I agree that the HyTime compatibility is weak, due to the problems stated
above, but the problem of name space management in a DTD-less environment
require that we rely on names in instances rather than names in DTDs. My
concern in all this is not whether it is technically feasible, but whether
it is realistically manageable over a long time period. As far as this goes
I will continue to play devil's advocate and suggest alternate ways of doing
things that might have better management potential.

>>Similarly the SOIBase concept of formal system identifiers does not allow
>>for segmentation of the base, which is what I am asking for.
>Entities can be used in the same way there too.

But they cannot be used in catalogs: how do I move my URL locators to
catalogs if they have entity declarations in them. Do I have to resolve them
and then update them latter? Bang goes my management idea of leaving
resolution of the URL until the point the file is actually called.

>Now I know that entities are (over) used in SGML to make up for language
>deficiencies, but I think that URL composition is actually a pretty natural
>use of entities: certainly it would not take long to explain to authors.

It would take no  longer to explain how my four/five attributes map to the
URL syntax: they are a direct mapping of the contructs in the URL RFC! And
they do not change name for each URL locator, while the entity names would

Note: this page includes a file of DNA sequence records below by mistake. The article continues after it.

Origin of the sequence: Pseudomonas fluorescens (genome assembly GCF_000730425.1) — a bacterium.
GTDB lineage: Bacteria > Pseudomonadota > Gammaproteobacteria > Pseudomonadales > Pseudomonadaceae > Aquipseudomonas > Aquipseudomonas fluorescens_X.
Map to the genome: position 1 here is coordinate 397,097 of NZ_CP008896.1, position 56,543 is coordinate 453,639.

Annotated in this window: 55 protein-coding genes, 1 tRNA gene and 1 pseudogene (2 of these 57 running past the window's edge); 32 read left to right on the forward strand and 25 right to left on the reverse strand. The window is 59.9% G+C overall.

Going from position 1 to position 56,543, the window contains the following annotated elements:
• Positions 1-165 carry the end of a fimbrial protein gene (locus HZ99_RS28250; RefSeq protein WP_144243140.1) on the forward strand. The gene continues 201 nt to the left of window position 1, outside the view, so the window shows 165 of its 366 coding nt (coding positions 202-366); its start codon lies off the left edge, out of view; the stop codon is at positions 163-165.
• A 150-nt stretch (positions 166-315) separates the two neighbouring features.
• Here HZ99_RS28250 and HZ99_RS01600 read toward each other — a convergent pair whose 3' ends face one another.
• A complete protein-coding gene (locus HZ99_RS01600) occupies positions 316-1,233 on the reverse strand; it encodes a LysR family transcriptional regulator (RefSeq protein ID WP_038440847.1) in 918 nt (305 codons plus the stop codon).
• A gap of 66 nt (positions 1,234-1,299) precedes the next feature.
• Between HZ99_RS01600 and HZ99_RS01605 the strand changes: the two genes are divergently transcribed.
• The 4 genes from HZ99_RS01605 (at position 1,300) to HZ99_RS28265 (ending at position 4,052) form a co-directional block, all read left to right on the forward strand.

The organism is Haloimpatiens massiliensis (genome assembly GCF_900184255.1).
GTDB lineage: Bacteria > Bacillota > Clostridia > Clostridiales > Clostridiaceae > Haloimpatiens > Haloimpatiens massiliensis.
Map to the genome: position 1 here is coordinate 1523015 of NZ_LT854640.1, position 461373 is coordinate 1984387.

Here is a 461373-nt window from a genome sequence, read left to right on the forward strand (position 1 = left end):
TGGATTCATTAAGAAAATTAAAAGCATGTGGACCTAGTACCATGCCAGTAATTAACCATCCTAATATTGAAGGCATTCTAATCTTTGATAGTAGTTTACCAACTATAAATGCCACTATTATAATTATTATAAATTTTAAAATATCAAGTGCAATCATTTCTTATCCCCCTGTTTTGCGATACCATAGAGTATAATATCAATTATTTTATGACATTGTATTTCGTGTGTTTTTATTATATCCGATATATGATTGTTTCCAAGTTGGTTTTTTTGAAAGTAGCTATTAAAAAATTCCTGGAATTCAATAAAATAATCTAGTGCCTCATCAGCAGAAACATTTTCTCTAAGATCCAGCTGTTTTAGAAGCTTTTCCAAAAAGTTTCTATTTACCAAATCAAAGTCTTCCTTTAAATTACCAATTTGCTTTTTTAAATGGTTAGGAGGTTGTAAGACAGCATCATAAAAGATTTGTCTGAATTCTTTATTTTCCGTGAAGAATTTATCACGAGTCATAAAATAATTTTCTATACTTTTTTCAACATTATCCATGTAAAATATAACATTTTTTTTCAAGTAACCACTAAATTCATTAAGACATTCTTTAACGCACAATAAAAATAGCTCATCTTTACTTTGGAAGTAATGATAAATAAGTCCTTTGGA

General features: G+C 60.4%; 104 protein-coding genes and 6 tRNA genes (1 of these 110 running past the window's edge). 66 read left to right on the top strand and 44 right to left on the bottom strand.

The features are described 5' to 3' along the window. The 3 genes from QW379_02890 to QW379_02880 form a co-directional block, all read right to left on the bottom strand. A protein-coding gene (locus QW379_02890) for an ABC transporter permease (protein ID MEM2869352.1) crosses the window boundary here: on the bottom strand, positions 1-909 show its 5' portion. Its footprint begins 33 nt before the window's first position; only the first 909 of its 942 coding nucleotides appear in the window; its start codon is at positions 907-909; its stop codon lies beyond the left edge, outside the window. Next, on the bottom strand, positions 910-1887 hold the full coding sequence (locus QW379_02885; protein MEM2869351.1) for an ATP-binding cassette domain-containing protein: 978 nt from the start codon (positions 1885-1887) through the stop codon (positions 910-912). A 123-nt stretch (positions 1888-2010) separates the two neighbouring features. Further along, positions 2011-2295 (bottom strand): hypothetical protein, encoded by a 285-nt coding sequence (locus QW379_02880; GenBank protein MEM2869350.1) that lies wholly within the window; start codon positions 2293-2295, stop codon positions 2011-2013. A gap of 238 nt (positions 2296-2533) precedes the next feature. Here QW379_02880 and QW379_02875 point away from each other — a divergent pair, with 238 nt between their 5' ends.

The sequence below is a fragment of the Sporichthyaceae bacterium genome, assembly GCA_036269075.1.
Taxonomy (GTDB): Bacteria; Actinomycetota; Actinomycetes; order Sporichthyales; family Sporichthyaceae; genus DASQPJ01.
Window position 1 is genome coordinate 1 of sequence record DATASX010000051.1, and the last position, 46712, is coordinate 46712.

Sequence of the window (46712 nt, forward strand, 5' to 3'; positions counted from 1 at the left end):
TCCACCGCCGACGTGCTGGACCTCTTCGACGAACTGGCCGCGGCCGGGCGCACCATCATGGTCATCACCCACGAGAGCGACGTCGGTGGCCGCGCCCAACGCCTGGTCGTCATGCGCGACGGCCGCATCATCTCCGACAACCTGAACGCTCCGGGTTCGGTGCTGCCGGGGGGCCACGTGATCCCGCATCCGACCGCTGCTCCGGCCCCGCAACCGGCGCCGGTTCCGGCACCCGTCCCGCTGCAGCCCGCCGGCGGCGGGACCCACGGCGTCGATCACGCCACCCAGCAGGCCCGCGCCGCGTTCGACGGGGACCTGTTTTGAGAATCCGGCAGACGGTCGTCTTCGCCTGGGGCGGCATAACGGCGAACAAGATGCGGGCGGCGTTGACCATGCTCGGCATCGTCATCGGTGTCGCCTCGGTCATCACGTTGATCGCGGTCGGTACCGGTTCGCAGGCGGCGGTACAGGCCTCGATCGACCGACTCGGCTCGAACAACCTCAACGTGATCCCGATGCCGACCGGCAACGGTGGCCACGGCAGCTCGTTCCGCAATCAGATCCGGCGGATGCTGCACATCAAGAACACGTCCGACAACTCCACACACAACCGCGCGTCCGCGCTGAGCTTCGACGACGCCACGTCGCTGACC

need to.

>And although it is somewhat verbose, any indirection as powerful as Martin
>seems to want is going to be verbose, so I don't feel that we're condemning
>naive users to endless obscurity if we decide that entities are good

If you consider the HoTMetal URL creation menu verbose then how come
HoTMetaL is a leader in the field? All I am doing is say store the info
HoTMetaL creates in its separate boxes as separate attributes until such
time as you call the file, instead of resolving the complete URL the minute
you close the attribute menu.

The fact that URL definitions using ID locators is more verbose than doing
an entitiy declaration is irrelvant to users. The IDs and associated
declarations will be generated automatically by the editor without user
intervention. The question is whether browser recognition of entity
declarations takes longer than browser resolution of IDs. If the entity
declarations have to be read as part of the DTD I would contend that at
browser level HyTime location addressing may be faster than entity resolution!
Martin Bryan, The SGML Centre, Churchdown, Glos. GL3 2PU, UK 
Phone/Fax: +44 1452 714029   WWW home page: http://www.u-net.com/~sgml/